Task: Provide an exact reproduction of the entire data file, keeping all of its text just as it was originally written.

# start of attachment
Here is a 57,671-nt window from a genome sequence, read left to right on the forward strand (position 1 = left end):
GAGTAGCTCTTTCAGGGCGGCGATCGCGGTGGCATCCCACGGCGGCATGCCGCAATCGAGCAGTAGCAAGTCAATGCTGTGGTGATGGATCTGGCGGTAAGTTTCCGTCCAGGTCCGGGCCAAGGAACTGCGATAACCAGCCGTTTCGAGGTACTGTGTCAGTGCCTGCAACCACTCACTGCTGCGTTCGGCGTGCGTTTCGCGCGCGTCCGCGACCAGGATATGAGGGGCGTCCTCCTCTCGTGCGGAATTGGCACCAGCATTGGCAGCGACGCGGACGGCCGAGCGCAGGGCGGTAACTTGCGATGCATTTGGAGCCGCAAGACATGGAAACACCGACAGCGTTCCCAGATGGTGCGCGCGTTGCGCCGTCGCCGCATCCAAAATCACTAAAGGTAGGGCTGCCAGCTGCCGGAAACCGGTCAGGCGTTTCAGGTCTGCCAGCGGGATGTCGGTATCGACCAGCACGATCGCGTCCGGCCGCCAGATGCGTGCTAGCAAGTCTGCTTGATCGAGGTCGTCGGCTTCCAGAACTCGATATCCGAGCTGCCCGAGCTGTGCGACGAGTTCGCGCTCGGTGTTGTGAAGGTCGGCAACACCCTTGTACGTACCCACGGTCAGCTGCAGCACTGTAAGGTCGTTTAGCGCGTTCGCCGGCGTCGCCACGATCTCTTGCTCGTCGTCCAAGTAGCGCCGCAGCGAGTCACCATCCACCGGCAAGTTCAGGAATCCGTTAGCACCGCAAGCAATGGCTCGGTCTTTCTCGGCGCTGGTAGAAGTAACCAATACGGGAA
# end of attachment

Here is a 57,671-nt window from a genome sequence, read left to right on the forward strand (position 1 = left end):
GAGTAGCTCTTTCAGGGCGGCGATCGCGGTGGCATCCCACGGCGGCATGCCGCAATCGAGCAGTAGCAAGTCAATGCTGTGGTGATGGATCTGGCGGTAAGTTTCCGTCCAGGTCCGGGCCAAGGAACTGCGATAACCAGCCGTTTCGAGGTACTGTGTCAGTGCCTGCAACCACTCACTGCTGCGTTCGGCGTGCGTTTCGCGCGCGTCCGCGACCAGGATATGAGGGGCGTCCTCCTCTCGTGCGGAATTGGCACCAGCATTGGCAGCGACGCGGACGGCCGAGCGCAGGGCGGTAACTTGCGATGCATTTGGAGCCGCAAGACATGGAAACACCGACAGCGTTCCCAGATGGTGCGCGCGTTGCGCCGTCGCCGCATCCAAAATCACTAAAGGTAGGGCTGCCAGCTGCCGGAAACCGGTCAGGCGTTTCAGGTCTGCCAGCGGGATGTCGGTATCGACCAGCACGATCGCGTCCGGCCGCCAGATGCGTGCTAGCAAGTCTGCTTGATCGAGGTCGTCGGCTTCCAGAACTCGATATCCGAGCTGCCCGAGCTGTGCGACGAGTTCGCGCTCGGTGTTGTGAAGGTCGGCAACACCCTTGTACGTACCCACGGTCAGCTGCAGCACTGTAAGGTCGTTTAGCGCGTTCGCCGGCGTCGCCACGATCTCTTGCTCGTCGTCCAAGTAGCGCCGCAGCGAGTCACCATCCACCGGCAAGTTCAGGAATCCGTTAGCACCGCAAGCAATGGCTCGGTCTTTCTCGGCGCTGGTAGAAGTAACCAATACGGGAA